5.3.2. There are plenty of enemies around them. The text tells us that the Israelites had some “fear of the peoples around them” (v.3), for there were many of their neighbors who were not friends to God and who had little love for these people coming back into their towns and taking over the houses that were there. The Jews were somewhat afraid of them, but not nearly as fearful of them as they were of the holy God. Because the Israelites had fear of their neighbors, this fear led them to seek God. Like a child who is afraid of the bullies on the street and who out of fear runs home to the safety of father, so the children of God turned to Him and sought His favor, His protecting care. We need to remember that the neighbors around them are not Persians, who had been commanded by their king to help the Israelites and to contribute to their rebuilding of the temple. On the contrary, their neighbors are descendants of various idolatrous nations—Babylonians, Elamites, and Hamathites—all bitterly opposed to a pure spiritual religion. These people are legitimate enemies of the people of God, as we will see in chapter 4, where we study the rebuilding of the temple. These neighbors are nominal subjects of Cyrus and would not passively agree to what they considered an invasion into their territory.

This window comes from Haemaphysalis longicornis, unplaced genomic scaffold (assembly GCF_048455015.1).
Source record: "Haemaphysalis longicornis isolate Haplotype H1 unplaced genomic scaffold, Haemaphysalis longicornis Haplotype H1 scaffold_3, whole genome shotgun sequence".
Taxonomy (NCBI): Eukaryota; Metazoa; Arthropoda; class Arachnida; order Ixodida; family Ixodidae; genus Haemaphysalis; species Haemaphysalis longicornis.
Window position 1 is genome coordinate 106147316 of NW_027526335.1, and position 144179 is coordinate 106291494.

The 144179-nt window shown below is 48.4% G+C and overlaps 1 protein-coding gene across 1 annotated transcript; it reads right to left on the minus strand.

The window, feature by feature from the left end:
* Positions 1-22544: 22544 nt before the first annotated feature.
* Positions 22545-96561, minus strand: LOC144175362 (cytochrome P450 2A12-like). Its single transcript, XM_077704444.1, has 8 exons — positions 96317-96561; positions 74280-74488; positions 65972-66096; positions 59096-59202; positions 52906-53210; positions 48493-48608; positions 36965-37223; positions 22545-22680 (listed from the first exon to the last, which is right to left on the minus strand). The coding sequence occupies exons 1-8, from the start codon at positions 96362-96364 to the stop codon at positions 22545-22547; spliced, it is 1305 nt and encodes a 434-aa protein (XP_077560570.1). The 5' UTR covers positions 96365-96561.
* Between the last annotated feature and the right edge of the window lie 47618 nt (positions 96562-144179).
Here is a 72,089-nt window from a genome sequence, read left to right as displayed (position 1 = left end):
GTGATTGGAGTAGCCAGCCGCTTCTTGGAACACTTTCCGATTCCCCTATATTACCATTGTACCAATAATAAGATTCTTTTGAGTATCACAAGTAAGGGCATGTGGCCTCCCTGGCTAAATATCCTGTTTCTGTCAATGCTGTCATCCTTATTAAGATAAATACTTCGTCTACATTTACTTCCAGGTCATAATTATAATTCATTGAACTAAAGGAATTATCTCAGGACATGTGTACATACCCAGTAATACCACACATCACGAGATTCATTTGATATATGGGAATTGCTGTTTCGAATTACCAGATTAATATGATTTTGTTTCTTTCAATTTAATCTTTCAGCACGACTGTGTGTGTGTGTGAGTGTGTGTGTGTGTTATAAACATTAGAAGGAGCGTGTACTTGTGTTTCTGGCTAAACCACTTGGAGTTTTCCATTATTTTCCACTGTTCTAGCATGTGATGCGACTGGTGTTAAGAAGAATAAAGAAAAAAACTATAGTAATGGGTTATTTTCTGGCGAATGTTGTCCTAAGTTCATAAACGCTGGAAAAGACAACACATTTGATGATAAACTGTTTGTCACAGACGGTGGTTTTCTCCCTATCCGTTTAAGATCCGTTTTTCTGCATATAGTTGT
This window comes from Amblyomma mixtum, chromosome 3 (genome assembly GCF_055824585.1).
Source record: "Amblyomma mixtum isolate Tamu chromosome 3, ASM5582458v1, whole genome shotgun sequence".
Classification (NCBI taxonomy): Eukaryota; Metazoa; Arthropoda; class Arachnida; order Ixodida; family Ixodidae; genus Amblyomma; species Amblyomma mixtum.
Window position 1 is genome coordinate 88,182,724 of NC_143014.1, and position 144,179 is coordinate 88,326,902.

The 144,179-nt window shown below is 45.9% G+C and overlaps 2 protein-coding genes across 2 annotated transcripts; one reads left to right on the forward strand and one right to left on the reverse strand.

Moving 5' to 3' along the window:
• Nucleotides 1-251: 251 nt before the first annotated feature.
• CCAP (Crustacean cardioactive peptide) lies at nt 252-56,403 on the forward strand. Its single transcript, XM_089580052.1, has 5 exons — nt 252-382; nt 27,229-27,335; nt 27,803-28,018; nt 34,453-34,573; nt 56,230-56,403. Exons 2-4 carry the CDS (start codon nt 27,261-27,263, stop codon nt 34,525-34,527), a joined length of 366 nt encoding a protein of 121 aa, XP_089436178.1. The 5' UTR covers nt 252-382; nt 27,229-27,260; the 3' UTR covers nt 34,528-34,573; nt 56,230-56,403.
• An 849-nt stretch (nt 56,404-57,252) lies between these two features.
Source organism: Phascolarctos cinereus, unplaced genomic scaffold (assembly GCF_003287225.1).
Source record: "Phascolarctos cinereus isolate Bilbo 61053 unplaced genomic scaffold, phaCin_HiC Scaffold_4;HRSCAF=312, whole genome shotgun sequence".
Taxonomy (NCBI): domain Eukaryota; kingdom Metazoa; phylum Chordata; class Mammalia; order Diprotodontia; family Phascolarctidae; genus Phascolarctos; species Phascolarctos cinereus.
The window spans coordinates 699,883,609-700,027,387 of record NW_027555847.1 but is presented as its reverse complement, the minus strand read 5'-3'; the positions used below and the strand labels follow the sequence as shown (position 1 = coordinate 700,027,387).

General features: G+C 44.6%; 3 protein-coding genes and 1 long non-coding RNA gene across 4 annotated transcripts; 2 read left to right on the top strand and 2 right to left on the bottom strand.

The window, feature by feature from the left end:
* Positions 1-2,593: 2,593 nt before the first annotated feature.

5.4. The Feast of (Tabernacles) Booths (v.4). Notice that the Israelites promptly proceeded to celebrate the Feast of Tabernacles “with the required number of burnt offerings prescribed for each day” (v.4): the descending number of young bulls, from thirteen on day 1, to twelve on the second day, eleven on the third day, ten on the fourth day, and finally seven bulls on the seventh day; the fourteen male lambs a year old, all without defect, to be offered each day of the feast; one male goat as a sin offering each day. Notice the pattern as described for us in Numbers 29:12–40 (see table on next page)